ereader

People just aren’t buying as many ereaders as they used to. According to a widely-cited iSuppli report, ereader shipments fell from 23.2 million units in 2011 to 14.9 million units this year, a 36 percent drop iSuppli calls “virtually unheard of” in the consumer market. Shipments are expected to continue their decline through 2016, with a projected shipment of just 7.1 million units.

If these projections are to be believed, the ereader craze is flaming out as quickly as it ignited. And if you’re in the business of creating content, that’s a good thing.

Ereaders are limited devices. They only set out to do one thing well – display text – and for the most part they’re up to the task. Despite a Pew report saying that many readers prefer the text-heavy article of old, media as a whole is embracing video, animations, unique layouts, and the Web to create a new, better experience.

The shining example of this new form is currently “Snow Fall,” the multimedia story from the New York Times told as a combination of landscape videos, tutorials, interview videos, and text. Whether or not “Snow Fall” is the future of journalism isn’t the point – what matters is that the story wouldn’t work on an e-reader. Sure, the text would be the same, but that’s only part of the story.

Moonbot Studios’ “The Fantastic Flying Books of Mr. Morris Lessmore” is another example of a story combining different forms of media to create an experience greater than the sum of its parts. By themselves, the story’s games, animations, or narrative would be great. Combined, they’re fantastic.

PandoDaily editor Adam Penenberg recently thought on the future of “books,” imagining what they might look like when freed from the devotion we have to a millennia-old format. Penenberg plans to release a book “Cloud Racers,” next year, replete with interviews, music, and other multimedia elements that weren’t possible to incorporate into a book just a few years ago.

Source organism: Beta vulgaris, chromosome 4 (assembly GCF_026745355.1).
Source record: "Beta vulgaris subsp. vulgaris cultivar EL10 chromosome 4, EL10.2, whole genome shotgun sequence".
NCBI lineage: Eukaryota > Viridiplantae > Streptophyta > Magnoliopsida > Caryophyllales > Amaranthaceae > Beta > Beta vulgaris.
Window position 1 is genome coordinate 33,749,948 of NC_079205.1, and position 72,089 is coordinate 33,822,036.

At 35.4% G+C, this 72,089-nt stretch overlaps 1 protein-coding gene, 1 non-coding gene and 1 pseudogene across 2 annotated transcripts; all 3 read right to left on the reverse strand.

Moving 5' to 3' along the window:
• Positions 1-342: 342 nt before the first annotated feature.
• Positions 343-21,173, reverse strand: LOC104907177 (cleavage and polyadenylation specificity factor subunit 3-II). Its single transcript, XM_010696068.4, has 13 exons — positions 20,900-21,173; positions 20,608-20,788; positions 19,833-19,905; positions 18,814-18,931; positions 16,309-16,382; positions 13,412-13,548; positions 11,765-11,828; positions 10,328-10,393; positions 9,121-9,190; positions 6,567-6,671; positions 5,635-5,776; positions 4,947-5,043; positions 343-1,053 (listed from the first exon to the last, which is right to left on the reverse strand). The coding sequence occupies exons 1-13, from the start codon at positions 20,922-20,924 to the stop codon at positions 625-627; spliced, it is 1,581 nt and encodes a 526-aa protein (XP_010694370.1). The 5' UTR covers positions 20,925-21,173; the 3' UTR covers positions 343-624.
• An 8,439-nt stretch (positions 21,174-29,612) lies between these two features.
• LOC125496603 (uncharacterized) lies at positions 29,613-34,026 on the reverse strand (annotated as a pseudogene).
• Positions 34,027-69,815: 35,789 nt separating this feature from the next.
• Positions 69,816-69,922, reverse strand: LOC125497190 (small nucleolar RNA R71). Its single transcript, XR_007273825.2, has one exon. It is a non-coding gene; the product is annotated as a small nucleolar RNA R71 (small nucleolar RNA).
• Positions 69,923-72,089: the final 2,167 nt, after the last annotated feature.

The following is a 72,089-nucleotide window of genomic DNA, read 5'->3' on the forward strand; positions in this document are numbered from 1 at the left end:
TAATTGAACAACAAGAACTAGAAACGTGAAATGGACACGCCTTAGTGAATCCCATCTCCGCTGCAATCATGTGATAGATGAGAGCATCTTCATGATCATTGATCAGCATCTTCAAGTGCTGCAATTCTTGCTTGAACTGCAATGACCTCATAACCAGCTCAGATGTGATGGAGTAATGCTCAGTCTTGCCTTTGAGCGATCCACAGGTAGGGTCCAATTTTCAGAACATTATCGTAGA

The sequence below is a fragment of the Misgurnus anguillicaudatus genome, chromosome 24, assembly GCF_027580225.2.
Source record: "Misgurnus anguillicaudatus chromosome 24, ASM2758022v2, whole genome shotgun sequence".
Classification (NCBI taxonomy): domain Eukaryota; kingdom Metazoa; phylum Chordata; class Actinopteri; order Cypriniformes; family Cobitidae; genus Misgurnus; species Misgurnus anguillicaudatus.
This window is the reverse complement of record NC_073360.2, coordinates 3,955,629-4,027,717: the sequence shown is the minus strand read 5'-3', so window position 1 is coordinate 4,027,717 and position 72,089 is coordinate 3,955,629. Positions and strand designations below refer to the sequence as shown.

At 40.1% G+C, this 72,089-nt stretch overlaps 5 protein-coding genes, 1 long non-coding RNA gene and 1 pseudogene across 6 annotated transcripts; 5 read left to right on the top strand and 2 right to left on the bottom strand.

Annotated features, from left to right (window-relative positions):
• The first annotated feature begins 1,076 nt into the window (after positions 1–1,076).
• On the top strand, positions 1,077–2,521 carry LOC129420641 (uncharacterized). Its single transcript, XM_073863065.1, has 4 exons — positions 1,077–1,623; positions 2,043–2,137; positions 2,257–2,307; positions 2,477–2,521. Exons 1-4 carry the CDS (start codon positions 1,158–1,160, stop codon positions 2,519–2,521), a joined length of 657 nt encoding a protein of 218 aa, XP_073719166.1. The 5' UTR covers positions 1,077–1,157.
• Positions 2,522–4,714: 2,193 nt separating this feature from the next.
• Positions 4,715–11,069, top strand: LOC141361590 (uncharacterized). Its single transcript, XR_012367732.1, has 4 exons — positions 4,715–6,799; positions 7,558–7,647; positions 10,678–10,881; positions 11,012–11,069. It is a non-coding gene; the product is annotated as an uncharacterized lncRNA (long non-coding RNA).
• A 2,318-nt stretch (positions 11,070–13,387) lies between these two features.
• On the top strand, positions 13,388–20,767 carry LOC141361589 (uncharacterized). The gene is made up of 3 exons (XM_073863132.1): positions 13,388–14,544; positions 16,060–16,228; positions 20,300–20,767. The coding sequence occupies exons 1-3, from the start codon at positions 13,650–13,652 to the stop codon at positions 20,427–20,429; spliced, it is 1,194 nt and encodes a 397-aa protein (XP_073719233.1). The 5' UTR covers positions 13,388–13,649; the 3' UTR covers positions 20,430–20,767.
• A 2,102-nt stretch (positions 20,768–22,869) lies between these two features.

PressBooks, a software tool that helps users generate ebooks, recently went open-source to facilitate the rush to this future. As my colleague Hamish McKenzie wrote, PressBooks (and “Snow Fall”) offer a glimpse at what new, Web-based books built outside of the typical “text text text” format of the traditional book might look like.

Some publishers have already brought magazines and books to the Web. Tomorrow magazine, the project launched after GOOD’s pivot, and Frank Chimero’s “The Shape of Design,” are both available on the Web and accessible from any browser.

None of these things are possible with ereaders. Sure, some ship with “experimental browsers” that might bridge the gap between a downloaded book and a Web-based one, but these browsers are typically sub-par. I can’t even imagine what a video or an interactive element might look like on an ereader, though “horrible” and “an epileptic’s worst nightmare” come to mind.

Books are changing. Media is changing. The way we read is changing. In order for those things to happen we need to abandon tools that replicate the old and embrace new devices. Ereaders made a fine halfway point between reading on a tablet and reading a paper-based book. In fact, they rejuvenated book sales by allowing impulse payments for the first time. But even if you think the future of the book will be dominated by text, their time has now passed.